Wheaton College Norton, Massachusetts
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@ElizaBTweetin: April 8, 1872: Good Help is Hard to Find!

Posted on April 12, 2013

The perennial complaint of the upper-class 19th century housewife was the difficulty of finding, and keeping, good help. While large establishments hired multiple servants, Mrs. Wheaton apparently hired only one woman to work in the house (several men were hired to work the farm).  The “maid-of-all-work”, usually required to cook, wash dishes, dust, scrub floors, wash and mend clothes, serve at table, and generally be available to serve the whims of her employer, was potentially on-call twenty-four hours a day, yet was paid very little for her labor. For a glimpse into the back-breaking nature of 19th Century housekeeping, see: “Housework in late 19th Century America” on Digital History.

Arthur Munby, a Victorian civil servant, and his working-class lover/wife, pictured, in a posed photograph; credit: Master and Fellows of Trinity College, Cambridge

Mrs. Wheaton’s female help had a relatively “easy” time, for there were no children to look after, the laundry was sent to the town’s Irish washerwoman Peggy Fitzgerald, male farm workers were boarded out, and Eliza acted as her own “housekeeper”, responsible for the supplies and accounts. Mrs. Wheaton’s pride of ownership in her lovely home meant that she and her companion Mrs. Eliza Knight Beane (so many Elizas in this story!) also assisted with “lighter” housekeeping duties, such as dusting, sweeping, baking, and making preserves.  If no one else was available, Eliza even churned, worked, and formed the butter from her small dairy herd.

Despite the “easy” workload, Mrs. Wheaton couldn’t avoid the problem of staff turnover.

During the 19th Century, female servants typically remained in a household for less than 18 months. If young, she usually left to marry; if older, dissatisfaction with the work (workdays were typically fourteen to seventeen hours), the location (Norton was almost as remote in 1872 as it is now), or the “situation” (the servant’s lived in a small room off the kitchen) led to frequent changes. Later diary entries will reveal that Eliza Wheaton expected a degree of religious fervor in her servants, even though most were Catholic Irish immigrants, and was disappointed if they “lapsed”. While Mrs. Wheaton appears to have been relatively generous with time off, allowing her servant to ride and to attend church, a servant had only a few hours of free time each week.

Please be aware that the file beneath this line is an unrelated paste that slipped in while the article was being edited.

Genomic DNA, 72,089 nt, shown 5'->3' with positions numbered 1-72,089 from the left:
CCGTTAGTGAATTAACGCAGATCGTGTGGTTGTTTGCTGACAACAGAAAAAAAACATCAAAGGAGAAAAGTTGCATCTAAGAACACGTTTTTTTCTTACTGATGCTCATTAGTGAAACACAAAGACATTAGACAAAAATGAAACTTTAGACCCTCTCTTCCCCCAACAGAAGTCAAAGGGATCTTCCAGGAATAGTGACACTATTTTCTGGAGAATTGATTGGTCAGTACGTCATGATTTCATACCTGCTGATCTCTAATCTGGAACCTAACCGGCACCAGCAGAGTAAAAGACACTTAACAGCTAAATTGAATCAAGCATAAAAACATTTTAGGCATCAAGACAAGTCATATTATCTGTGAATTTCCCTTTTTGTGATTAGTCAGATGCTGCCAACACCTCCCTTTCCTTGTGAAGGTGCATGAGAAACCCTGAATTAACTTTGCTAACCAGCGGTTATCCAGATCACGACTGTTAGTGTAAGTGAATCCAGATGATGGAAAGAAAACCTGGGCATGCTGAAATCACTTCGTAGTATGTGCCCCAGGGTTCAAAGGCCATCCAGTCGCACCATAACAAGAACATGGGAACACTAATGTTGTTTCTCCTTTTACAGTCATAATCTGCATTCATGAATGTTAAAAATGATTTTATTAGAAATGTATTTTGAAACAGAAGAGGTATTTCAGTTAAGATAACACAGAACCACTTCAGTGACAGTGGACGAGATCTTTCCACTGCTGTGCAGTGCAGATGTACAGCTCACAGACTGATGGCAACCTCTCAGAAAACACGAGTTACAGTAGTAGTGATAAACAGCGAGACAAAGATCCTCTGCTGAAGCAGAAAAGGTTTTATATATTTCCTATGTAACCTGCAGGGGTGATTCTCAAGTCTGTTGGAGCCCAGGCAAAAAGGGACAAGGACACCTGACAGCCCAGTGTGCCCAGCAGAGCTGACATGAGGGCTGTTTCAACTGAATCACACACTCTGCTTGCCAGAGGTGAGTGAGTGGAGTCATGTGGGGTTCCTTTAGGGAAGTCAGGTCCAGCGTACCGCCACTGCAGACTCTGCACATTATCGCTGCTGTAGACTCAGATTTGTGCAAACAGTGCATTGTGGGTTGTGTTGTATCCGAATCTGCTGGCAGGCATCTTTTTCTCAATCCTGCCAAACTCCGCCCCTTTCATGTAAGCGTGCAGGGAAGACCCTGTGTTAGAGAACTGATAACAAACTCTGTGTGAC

This week’s entries reveal such a period of change.  Mrs. Wheaton’s favorite servant, Rose “Rosey” McCabe, had just left the household to marry Patrick Cronan and move to North Dighton.  Margaret “Maggie” Magner, arrived on April 8 from Webster, MA.  Between her arrival on April 8 and the end of December (38.5 weeks), Maggie was paid $125.90 in cash, or $3.14 per week, not far off from the 1890 national average of $3.25, plus room and board.

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